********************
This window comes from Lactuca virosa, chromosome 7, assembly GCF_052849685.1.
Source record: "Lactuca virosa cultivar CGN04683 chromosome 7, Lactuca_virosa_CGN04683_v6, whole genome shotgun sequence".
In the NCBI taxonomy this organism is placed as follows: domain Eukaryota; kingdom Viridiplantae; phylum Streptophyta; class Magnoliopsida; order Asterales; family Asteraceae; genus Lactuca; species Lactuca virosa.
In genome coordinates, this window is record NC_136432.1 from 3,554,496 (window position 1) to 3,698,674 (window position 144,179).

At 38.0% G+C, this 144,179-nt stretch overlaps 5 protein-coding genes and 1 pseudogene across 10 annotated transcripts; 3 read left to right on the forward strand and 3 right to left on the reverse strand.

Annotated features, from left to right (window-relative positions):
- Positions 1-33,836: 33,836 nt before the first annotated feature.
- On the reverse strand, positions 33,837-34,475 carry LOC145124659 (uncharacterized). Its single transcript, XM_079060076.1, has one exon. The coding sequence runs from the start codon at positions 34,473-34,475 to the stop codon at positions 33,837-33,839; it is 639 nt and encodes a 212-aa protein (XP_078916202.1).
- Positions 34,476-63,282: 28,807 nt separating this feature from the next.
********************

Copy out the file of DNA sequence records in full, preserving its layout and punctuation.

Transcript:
This window comes from Lactuca virosa, chromosome 7, assembly GCF_052849685.1.
Source record: "Lactuca virosa cultivar CGN04683 chromosome 7, Lactuca_virosa_CGN04683_v6, whole genome shotgun sequence".
In the NCBI taxonomy this organism is placed as follows: domain Eukaryota; kingdom Viridiplantae; phylum Streptophyta; class Magnoliopsida; order Asterales; family Asteraceae; genus Lactuca; species Lactuca virosa.
In genome coordinates, this window is record NC_136432.1 from 3,554,496 (window position 1) to 3,698,674 (window position 144,179).

At 38.0% G+C, this 144,179-nt stretch overlaps 5 protein-coding genes and 1 pseudogene across 10 annotated transcripts; 3 read left to right on the forward strand and 3 right to left on the reverse strand.

Annotated features, from left to right (window-relative positions):
- Positions 1-33,836: 33,836 nt before the first annotated feature.
- On the reverse strand, positions 33,837-34,475 carry LOC145124659 (uncharacterized). Its single transcript, XM_079060076.1, has one exon. The coding sequence runs from the start codon at positions 34,473-34,475 to the stop codon at positions 33,837-33,839; it is 639 nt and encodes a 212-aa protein (XP_078916202.1).
- Positions 34,476-63,282: 28,807 nt separating this feature from the next.